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EDUC 3900 Chapter --: Jan 20 - Module #3- Popular Music, Videos and Pedagogy

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EDUC 3900
Dejan Ivkovic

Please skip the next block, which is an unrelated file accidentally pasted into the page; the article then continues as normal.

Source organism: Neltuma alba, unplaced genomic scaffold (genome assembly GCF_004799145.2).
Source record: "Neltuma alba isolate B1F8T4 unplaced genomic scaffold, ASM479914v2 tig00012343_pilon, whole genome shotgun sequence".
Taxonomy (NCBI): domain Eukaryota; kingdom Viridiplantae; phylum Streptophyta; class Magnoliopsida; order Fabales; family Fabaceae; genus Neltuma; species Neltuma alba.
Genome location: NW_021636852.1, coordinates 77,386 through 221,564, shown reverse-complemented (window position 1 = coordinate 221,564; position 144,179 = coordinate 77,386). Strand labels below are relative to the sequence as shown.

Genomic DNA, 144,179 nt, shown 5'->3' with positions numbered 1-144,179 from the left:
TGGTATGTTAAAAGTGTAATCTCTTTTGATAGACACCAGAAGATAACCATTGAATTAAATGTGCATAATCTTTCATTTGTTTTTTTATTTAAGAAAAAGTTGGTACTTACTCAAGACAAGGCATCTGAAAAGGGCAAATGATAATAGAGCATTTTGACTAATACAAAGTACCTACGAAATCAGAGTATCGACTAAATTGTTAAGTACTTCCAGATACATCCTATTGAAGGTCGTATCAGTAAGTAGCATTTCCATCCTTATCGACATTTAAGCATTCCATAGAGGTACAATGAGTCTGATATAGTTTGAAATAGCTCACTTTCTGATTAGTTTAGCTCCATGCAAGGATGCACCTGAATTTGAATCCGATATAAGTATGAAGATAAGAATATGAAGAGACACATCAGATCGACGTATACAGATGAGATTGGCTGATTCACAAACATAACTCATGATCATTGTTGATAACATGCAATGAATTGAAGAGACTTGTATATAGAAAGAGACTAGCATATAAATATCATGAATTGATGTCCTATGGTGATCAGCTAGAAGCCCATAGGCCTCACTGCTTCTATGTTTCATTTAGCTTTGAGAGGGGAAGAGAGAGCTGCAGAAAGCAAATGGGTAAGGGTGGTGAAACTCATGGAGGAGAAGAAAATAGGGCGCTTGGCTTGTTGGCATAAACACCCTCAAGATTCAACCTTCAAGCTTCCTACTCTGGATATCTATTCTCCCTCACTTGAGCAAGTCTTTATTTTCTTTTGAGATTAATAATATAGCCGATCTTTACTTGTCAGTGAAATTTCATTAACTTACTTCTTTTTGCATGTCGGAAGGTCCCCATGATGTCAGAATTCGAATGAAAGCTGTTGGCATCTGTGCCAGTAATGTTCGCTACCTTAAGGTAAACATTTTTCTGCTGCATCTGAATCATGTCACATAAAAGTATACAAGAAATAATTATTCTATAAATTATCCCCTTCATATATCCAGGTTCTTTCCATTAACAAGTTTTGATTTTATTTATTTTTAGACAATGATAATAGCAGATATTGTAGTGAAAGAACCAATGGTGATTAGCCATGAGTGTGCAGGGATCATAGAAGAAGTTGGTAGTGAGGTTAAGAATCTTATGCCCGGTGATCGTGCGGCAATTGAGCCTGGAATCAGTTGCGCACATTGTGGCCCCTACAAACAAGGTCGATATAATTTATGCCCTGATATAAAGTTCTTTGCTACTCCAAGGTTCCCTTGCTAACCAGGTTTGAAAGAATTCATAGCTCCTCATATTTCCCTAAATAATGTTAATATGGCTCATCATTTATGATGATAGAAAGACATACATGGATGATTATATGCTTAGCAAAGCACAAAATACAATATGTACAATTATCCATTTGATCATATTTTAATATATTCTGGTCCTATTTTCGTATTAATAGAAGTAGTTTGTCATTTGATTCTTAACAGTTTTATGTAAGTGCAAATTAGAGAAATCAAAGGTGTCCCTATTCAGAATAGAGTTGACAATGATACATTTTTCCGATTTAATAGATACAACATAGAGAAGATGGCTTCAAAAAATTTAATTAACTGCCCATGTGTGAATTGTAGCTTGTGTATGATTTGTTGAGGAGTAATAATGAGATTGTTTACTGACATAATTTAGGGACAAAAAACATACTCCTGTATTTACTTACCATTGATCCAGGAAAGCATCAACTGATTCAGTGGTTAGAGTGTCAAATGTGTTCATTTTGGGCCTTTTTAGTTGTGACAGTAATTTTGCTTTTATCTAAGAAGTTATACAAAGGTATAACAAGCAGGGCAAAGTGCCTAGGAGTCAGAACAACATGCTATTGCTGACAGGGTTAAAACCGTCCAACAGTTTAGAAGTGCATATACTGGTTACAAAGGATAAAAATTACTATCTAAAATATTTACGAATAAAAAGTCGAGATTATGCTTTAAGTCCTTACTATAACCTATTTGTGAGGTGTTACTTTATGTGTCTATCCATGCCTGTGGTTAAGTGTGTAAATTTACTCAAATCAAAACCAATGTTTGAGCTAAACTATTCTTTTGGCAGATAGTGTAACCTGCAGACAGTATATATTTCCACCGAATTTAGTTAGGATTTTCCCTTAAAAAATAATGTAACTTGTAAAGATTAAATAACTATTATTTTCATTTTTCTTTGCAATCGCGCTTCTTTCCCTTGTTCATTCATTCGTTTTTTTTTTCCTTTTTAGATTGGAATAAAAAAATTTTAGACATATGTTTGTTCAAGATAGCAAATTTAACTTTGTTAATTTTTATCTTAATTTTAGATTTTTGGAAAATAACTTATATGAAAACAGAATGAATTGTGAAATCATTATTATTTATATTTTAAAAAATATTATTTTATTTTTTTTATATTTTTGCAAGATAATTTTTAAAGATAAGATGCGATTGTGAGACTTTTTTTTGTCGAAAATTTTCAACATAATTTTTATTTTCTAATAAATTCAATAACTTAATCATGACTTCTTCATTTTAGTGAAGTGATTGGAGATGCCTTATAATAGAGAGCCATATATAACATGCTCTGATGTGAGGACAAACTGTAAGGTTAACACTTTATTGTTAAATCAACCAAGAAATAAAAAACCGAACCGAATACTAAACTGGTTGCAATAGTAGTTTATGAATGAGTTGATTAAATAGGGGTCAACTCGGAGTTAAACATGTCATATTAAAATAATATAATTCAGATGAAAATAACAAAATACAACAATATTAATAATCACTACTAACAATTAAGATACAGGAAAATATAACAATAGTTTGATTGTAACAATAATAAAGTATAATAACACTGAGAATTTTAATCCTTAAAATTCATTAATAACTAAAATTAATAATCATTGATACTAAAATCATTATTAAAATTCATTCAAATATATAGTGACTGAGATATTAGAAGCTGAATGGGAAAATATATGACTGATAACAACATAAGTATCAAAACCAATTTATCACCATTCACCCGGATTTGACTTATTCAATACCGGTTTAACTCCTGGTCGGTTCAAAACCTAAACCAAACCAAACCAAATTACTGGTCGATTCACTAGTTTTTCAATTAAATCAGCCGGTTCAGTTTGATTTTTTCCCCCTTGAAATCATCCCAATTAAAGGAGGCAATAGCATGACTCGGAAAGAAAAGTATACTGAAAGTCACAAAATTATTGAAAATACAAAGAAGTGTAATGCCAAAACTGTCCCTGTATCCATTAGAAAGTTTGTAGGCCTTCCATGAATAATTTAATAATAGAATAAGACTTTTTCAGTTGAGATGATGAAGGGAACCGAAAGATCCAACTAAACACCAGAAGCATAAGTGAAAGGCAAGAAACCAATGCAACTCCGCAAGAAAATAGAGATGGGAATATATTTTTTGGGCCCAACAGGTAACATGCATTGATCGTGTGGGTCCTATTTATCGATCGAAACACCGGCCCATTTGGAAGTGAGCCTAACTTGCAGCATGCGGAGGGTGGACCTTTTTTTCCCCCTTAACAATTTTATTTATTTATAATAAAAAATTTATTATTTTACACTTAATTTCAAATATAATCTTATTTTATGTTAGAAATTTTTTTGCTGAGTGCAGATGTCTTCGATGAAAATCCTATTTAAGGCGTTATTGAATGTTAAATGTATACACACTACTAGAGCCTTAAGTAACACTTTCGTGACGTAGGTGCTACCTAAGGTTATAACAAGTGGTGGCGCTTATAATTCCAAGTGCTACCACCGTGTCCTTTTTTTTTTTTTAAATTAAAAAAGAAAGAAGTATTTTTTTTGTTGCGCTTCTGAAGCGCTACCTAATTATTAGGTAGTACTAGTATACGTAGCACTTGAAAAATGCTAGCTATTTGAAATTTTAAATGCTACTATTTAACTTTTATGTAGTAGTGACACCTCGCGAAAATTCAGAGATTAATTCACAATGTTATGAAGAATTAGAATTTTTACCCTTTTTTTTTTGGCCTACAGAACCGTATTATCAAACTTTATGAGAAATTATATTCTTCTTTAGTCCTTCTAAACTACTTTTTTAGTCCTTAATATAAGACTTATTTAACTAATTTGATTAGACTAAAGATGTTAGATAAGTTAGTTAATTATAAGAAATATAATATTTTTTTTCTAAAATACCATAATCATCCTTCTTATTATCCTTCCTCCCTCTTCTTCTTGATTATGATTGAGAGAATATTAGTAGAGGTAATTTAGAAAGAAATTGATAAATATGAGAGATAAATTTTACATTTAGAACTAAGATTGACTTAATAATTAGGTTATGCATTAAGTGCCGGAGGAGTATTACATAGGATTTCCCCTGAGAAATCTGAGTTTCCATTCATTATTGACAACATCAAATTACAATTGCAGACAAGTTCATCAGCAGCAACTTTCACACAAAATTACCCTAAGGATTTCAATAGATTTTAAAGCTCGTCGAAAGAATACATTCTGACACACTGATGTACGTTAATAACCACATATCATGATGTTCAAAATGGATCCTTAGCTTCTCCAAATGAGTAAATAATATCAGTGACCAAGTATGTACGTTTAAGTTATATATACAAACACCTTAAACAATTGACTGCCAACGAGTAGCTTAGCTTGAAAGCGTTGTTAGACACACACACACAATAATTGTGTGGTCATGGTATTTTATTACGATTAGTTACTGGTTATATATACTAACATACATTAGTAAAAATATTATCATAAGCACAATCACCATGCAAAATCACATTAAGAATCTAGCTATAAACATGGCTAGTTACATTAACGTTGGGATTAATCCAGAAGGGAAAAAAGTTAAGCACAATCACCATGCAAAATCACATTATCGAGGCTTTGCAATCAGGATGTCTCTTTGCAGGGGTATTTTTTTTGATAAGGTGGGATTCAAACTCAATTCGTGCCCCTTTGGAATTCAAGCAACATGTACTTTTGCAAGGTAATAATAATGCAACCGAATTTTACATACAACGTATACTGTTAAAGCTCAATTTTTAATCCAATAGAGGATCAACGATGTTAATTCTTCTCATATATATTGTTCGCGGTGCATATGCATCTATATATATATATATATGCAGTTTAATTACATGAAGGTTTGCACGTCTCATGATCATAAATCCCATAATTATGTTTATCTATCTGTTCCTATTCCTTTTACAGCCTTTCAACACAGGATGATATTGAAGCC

Module #3: Popular Music, Videos and Pedagogy Levitt, S. D. (2012, July 25). What do hip-hop/pop song mash-ups teach us? http:// www.freakonomics.com/2012/07/25/pop-culture-introspection-part-ii-what-do-hip- hoppop-song-mash-ups-teach-us/ - What does it say about our society that Adam Levine of Maroon 5 willingly plays the jilted lover, but Wiz Khalifa’s take on the events are so different? And I presume it is not coincidence that Jay-Z and Wiz hit on many of the same themes. Do hip-hop artists ever admit to being dumped in their songs McClain, J. M. (2016). Aframework for using popular music videos to teach media literacy. Dialogue: The Interdisciplinary Journal of Popular Culture and Pedagogy. 3(1). http:// journaldialogue.org/issues/a-framework-for-using-popular-music-videos-to-teach-media- literacy/ - popular music videos have long been criticized for their superficiality, fast edits, and sensational content, features like these help make the videos an excellent teaching tool, effective for getting students’ attention and exploring broad issues. - Cayari wrote about students creating music videos in order to learn music and technology skills. - Maskell discussed the use of music videos for teaching English, saying the content has “huge potential for use across the entire English curriculum” - music videos are increasingly seen as elements within complex assemblages of image and sound that circulate the world and are recombined within a variety of diasporic media, from satellite television networks through DVD and Internet video clip sites - examines how music videos influence the ways audiences think and behave, especially younger groups like adolescents, teens, or college students. Studies have looked at music video effects in terms of sex, such as how kids imitate the content, how they sext, and what their attitudes are toward sex & rape, gender-specific ideas related to misogyny or bodily self-perception - Gender often emerges as a main focal point, such as Wallis’s content analysis of differences in gender displays. Many have also tied race to genre, with rap being a dominant line of inquiry - Overall, work on representation has spanned topics like sexual objectification, sexuality, and violence - music videos are characterized by a combination of features that make them an ideal fit for in-class activities about media and popular culture: - 1 They are conventionally short, compared to a full movie or television episode. - 2 They are often familiar, which benefits group discussion because many students bring background knowledge - 3 They are common online, which makes it simple for instructors to find multiple good examples. - 4 They are easy to access, such as the free official content available on video- sharing sites like YouTube or hosting services like Vevo. - 5 They are often controversial, working as a compelling catalyst for critical discussion and thus able to help students identify important issues, then articulate their views on social or political matters. - 6 They are commonly imitated on the Web, as evidenced by remakes, parodies, satires, and mash-ups that have become a common way for lovers and haters— including amateurs, professionals, and people in between—to express themselves online. - 7 They are popular culture, as a collective form and as individual artifacts, which gives them instant student appeal and significance as a teaching tool. - Next, to successfully analyze popular music videos and expand on the preexisting five key questions of media literacy, I proposed four follow-ups for each of the main questions—to help prompt critical thought and advance media literacy about popular music videos: - 1 Authorship: “Who created this message?” - a Who is explicitly identified as a creator?
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